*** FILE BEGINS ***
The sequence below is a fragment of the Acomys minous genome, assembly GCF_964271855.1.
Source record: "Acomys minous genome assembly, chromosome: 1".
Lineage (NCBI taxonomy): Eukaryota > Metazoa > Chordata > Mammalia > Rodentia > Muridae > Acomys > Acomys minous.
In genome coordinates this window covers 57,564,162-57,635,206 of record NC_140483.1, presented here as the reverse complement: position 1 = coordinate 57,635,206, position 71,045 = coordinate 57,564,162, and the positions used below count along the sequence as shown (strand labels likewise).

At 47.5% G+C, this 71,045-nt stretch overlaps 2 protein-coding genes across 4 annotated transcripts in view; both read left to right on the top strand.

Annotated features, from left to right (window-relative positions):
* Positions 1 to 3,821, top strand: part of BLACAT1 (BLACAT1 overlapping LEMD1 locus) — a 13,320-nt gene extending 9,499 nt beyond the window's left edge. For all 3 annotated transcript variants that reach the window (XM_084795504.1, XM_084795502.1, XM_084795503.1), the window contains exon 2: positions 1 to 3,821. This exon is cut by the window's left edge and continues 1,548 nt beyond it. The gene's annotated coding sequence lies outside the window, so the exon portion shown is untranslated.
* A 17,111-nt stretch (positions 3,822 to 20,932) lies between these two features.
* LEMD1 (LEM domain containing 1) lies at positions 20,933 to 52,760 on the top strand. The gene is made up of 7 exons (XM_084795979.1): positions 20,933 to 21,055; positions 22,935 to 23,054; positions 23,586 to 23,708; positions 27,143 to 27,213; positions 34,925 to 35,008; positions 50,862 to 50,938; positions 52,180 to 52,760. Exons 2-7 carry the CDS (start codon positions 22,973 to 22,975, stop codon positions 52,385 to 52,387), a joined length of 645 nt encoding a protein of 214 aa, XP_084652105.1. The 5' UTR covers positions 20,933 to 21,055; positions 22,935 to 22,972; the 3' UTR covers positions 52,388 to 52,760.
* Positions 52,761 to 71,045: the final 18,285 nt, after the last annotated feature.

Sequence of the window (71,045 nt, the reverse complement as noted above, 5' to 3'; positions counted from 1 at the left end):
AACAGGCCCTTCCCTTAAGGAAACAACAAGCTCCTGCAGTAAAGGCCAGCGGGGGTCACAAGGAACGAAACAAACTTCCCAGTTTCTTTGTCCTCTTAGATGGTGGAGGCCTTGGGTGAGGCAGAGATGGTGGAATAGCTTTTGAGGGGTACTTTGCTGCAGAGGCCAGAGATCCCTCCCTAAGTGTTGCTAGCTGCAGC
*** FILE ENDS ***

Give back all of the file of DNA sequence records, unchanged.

The sequence below is a fragment of the Acomys minous genome, assembly GCF_964271855.1.
Source record: "Acomys minous genome assembly, chromosome: 1".
Lineage (NCBI taxonomy): Eukaryota > Metazoa > Chordata > Mammalia > Rodentia > Muridae > Acomys > Acomys minous.
In genome coordinates this window covers 57,564,162-57,635,206 of record NC_140483.1, presented here as the reverse complement: position 1 = coordinate 57,635,206, position 71,045 = coordinate 57,564,162, and the positions used below count along the sequence as shown (strand labels likewise).

At 47.5% G+C, this 71,045-nt stretch overlaps 2 protein-coding genes across 4 annotated transcripts in view; both read left to right on the top strand.

Annotated features, from left to right (window-relative positions):
* Positions 1 to 3,821, top strand: part of BLACAT1 (BLACAT1 overlapping LEMD1 locus) — a 13,320-nt gene extending 9,499 nt beyond the window's left edge. For all 3 annotated transcript variants that reach the window (XM_084795504.1, XM_084795502.1, XM_084795503.1), the window contains exon 2: positions 1 to 3,821. This exon is cut by the window's left edge and continues 1,548 nt beyond it. The gene's annotated coding sequence lies outside the window, so the exon portion shown is untranslated.
* A 17,111-nt stretch (positions 3,822 to 20,932) lies between these two features.
* LEMD1 (LEM domain containing 1) lies at positions 20,933 to 52,760 on the top strand. The gene is made up of 7 exons (XM_084795979.1): positions 20,933 to 21,055; positions 22,935 to 23,054; positions 23,586 to 23,708; positions 27,143 to 27,213; positions 34,925 to 35,008; positions 50,862 to 50,938; positions 52,180 to 52,760. Exons 2-7 carry the CDS (start codon positions 22,973 to 22,975, stop codon positions 52,385 to 52,387), a joined length of 645 nt encoding a protein of 214 aa, XP_084652105.1. The 5' UTR covers positions 20,933 to 21,055; positions 22,935 to 22,972; the 3' UTR covers positions 52,388 to 52,760.
* Positions 52,761 to 71,045: the final 18,285 nt, after the last annotated feature.

Sequence of the window (71,045 nt, the reverse complement as noted above, 5' to 3'; positions counted from 1 at the left end):
AACAGGCCCTTCCCTTAAGGAAACAACAAGCTCCTGCAGTAAAGGCCAGCGGGGGTCACAAGGAACGAAACAAACTTCCCAGTTTCTTTGTCCTCTTAGATGGTGGAGGCCTTGGGTGAGGCAGAGATGGTGGAATAGCTTTTGAGGGGTACTTTGCTGCAGAGGCCAGAGATCCCTCCCTAAGTGTTGCTAGCTGCAGC